Cannabis Helps Woman to Reduce Medication Use for Nerve Pain, Case Study Reports
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Medical cannabis could help patients to reduce their use of other prescription drugs, a new case study suggests.
The case study follows a 61-year-old woman who was able to significantly reduce the dose of prescription medication she was taking to control her neuropathic pain after being prescribed a THC-containing cannabis oil. This reduction in medication use also significantly reduced the severity of side effects she had been experiencing, she reported.
The case study was published earlier this month in the open-access journal Drug Science, Policy and Law, which is the official journal of Drug Science. Drug Science is the UK’s leading independent scientific body on drugs and the overseer of Project Twenty21 (T21), Europe’s largest medical cannabis patient registry, in which the woman was enrolled.
Medical cannabis helps woman reduces prescription drug use
The focus of this new case study is a 61-year-old woman who developed idiopathic small fiber neuropathy following a tendonitis surgery more than 20 years ago. To treat her nerve pain, she was prescribed the drug pregabalin at a twice-daily dose of 300 milligrams (mg).
Although her pain was well-controlled by the pregabalin, the woman visited her doctor in early-2021 with concerns over hearing loss, tinnitus, sleepiness, and worsening anxiety. She believed that this could be linked to her prolonged use of pregabalin, which has been linked to cases of reversible hearing loss in the past.
After attempts to reduce her dose of pregabalin to below 350 mg per day failed, the woman was referred to T21 by her doctor and was quickly enrolled in the chronic pain arm of the T21 treatment initiative.
In T21, she was prescribed a cannabis oil containing 10 mg/milliliter (mL) THC and 15 mg/mL CBD to take alongside her current pregabalin dose. Over the course of the next few months, the woman titrated up to and settled on a cannabis oil dose of approximately 0.3 mL twice daily. In the same time period, she was able to reduce her total daily dose of pregabalin to just 37.5 mg.
According to the case study, the woman now feels that she has “been given a second chance of life”. The woman’s husband described her as a “new woman” after four months of treatment.
“It is a possibility that this patient will be able to finally stop treatment with pregabalin, after over 17 years, as a result of medical cannabis controlling her pain,” the researchers wrote in the case study.
“This case supports the growing RWE [real world evidence] for the clinical utility of medical cannabis in pain syndromes, and also contributes to the developing literature indicating that CBMPs [cannabis-based medicinal products] may function as a substitute for other prescription drugs.”
Medical cannabis, chronic pain, and prescription drug use
Current UK guidance for the prescription of CBMPs set out by the National Institute for Health and Care Excellent (NICE) does not recommend the use of CBMPs for chronic pain outside of clinical trials.
However, a recent Rapid Recommendation put out by the British Medical Journal advises that people living with chronic pain should be offered a trial of non-inhalable medical cannabis products where all other interventions have failed.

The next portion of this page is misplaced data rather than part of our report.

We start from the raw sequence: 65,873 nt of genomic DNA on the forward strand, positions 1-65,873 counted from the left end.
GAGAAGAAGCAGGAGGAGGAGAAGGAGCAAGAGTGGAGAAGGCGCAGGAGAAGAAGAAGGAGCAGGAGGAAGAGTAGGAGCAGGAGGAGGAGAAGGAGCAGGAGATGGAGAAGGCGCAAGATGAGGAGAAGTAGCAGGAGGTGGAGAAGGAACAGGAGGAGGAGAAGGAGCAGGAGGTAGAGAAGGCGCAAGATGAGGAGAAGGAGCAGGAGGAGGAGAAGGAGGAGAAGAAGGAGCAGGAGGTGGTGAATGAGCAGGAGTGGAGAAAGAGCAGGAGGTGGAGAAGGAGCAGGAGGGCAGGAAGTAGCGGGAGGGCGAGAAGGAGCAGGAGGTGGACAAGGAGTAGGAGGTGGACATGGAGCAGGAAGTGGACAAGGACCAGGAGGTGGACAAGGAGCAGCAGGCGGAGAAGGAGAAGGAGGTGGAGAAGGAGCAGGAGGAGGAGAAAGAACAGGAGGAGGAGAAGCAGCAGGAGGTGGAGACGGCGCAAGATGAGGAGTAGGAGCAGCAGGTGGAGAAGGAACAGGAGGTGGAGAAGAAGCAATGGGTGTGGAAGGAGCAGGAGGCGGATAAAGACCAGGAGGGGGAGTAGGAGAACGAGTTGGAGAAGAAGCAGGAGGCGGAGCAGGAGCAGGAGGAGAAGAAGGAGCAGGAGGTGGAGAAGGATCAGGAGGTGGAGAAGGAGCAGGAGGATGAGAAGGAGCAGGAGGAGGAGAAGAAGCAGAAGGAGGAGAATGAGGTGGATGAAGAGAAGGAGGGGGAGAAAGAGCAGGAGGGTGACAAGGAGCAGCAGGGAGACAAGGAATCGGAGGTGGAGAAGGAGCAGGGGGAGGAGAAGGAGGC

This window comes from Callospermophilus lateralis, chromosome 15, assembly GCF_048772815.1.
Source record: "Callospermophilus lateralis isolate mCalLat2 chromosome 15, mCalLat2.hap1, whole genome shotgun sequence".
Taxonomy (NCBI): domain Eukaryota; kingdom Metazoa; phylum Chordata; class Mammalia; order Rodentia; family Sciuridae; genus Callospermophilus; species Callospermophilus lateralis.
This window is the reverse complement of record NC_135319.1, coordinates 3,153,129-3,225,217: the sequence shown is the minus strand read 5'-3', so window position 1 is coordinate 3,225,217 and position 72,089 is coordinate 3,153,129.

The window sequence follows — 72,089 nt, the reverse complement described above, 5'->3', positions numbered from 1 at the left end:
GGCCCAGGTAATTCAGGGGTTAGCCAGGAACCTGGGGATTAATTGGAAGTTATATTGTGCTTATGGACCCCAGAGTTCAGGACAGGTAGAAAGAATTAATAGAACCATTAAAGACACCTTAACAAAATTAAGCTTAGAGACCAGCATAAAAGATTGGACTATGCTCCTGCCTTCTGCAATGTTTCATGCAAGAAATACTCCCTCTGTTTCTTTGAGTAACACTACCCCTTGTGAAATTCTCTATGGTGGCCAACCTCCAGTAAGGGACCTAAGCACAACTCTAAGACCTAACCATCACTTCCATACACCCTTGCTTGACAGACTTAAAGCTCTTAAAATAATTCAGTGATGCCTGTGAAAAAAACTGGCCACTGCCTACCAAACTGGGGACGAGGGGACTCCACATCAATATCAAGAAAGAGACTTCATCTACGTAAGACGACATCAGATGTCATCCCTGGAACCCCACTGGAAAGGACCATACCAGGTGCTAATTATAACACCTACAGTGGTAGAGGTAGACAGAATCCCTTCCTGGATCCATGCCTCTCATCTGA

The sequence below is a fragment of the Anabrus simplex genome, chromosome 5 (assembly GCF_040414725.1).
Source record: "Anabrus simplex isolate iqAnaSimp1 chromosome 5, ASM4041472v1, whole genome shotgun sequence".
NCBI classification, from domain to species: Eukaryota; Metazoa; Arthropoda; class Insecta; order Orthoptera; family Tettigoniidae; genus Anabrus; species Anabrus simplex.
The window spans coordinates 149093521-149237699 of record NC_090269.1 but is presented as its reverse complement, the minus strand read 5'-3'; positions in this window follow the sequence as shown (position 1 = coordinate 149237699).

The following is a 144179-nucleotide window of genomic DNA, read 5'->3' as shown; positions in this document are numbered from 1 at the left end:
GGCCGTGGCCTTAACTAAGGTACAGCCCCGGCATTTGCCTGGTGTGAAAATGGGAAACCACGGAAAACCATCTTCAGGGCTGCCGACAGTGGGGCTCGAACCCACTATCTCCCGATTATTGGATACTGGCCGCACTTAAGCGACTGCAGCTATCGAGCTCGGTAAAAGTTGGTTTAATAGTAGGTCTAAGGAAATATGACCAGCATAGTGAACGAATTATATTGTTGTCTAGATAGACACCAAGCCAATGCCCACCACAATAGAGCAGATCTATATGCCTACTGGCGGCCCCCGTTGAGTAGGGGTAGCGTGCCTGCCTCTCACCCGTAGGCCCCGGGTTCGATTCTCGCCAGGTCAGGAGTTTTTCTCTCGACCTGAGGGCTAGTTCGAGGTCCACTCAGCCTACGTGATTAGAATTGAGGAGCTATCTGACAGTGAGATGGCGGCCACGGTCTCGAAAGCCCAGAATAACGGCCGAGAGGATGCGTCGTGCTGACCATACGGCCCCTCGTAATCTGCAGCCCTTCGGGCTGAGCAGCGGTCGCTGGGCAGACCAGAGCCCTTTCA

The experts constructing the Rapid Recommendation drew on data from four systematic reviews covering 32 randomized trials exploring the benefits and harms of using cannabis for chronic pain. Based on this, the experts made a “weak recommendation” supporting the ability of cannabis to improve pain and sleep quality in those with chronic pain. However, the panel was less confident about the ability of cannabis to reduce concomitant opioid use.
While there is fairly mixed evidence on whether cannabis encourages or reduces opioid use, other studies have suggested that medical cannabis could reduce the use of other prescription drugs.
In a 2019 survey from researchers at the University of Michigan and the University of Buffalo, 44% of respondents reported substituting prescription drugs for medical cannabis. Other studies on the effects of cannabis legalization in the United States have found that legalization appears to lessen demand for prescription medications including sleep aids, pain medications, and antidepressants.
Drug Science’s T21 is Europe’s largest observational medical cannabis patient registry, and allows medical cannabis patients in the UK to access CBPMs at a discounted price while the researchers collect real-world data on the effects of cannabis.
So far, the project has suggested that medical cannabis can significantly improve patient quality of life, as well as improving their ability to manage other secondary conditions such as anxiety and insomnia.
The first publication from the chronic pain arm of the project was published last year, describing the demographic characteristics of those enrolling in the trial. The researchers found that around half of the total number of patients enrolled in T21 reported chronic pain, with an average age of 42. Around 15% said they had never used cannabis previously, while nearly two-thirds said they were currently using cannabis for pain management.
“Our patient population comprises a huge age range, more or less from 18 to 80 years old,” Dr Anne Katrin Schlag, head of research at Drug Science, previously told Analytical Cannabis. “Their consistently high rates of comorbidity and low quality of life demonstrate just how unwell many of them are. As such, we can reject the stereotypes of medical cannabis patients as being 20-something, healthy, recreational users looking for a legal source.”
“With these high rates of comorbidity, many of our patients would have automatically been excluded from formal randomized controlled trials, highlighting the importance of a large-scale observational registry such as T21,” she added.